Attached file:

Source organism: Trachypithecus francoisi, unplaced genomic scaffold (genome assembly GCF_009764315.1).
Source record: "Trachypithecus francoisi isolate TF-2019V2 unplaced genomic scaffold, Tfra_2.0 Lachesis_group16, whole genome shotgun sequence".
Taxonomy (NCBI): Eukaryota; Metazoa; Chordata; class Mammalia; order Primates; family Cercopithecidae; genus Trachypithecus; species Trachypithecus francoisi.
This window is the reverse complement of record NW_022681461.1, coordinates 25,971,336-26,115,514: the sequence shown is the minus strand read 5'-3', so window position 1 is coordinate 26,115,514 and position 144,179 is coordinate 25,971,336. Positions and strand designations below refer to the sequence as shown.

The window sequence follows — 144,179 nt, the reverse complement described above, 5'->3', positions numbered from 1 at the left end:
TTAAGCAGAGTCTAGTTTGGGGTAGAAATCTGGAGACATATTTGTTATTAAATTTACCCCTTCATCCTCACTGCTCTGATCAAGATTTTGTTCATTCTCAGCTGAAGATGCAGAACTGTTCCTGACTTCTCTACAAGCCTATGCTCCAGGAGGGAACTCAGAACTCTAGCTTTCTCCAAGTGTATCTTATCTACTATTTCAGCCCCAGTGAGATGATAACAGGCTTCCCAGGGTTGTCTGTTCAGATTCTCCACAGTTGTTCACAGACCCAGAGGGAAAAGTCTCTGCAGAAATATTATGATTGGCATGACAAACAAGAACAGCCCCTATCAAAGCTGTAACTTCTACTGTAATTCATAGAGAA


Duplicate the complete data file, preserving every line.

Source organism: Trachypithecus francoisi, unplaced genomic scaffold (genome assembly GCF_009764315.1).
Source record: "Trachypithecus francoisi isolate TF-2019V2 unplaced genomic scaffold, Tfra_2.0 Lachesis_group16, whole genome shotgun sequence".
Taxonomy (NCBI): Eukaryota; Metazoa; Chordata; class Mammalia; order Primates; family Cercopithecidae; genus Trachypithecus; species Trachypithecus francoisi.
This window is the reverse complement of record NW_022681461.1, coordinates 25,971,336-26,115,514: the sequence shown is the minus strand read 5'-3', so window position 1 is coordinate 26,115,514 and position 144,179 is coordinate 25,971,336. Positions and strand designations below refer to the sequence as shown.

The window sequence follows — 144,179 nt, the reverse complement described above, 5'->3', positions numbered from 1 at the left end:
TTAAGCAGAGTCTAGTTTGGGGTAGAAATCTGGAGACATATTTGTTATTAAATTTACCCCTTCATCCTCACTGCTCTGATCAAGATTTTGTTCATTCTCAGCTGAAGATGCAGAACTGTTCCTGACTTCTCTACAAGCCTATGCTCCAGGAGGGAACTCAGAACTCTAGCTTTCTCCAAGTGTATCTTATCTACTATTTCAGCCCCAGTGAGATGATAACAGGCTTCCCAGGGTTGTCTGTTCAGATTCTCCACAGTTGTTCACAGACCCAGAGGGAAAAGTCTCTGCAGAAATATTATGATTGGCATGACAAACAAGAACAGCCCCTATCAAAGCTGTAACTTCTACTGTAATTCATAGAGAA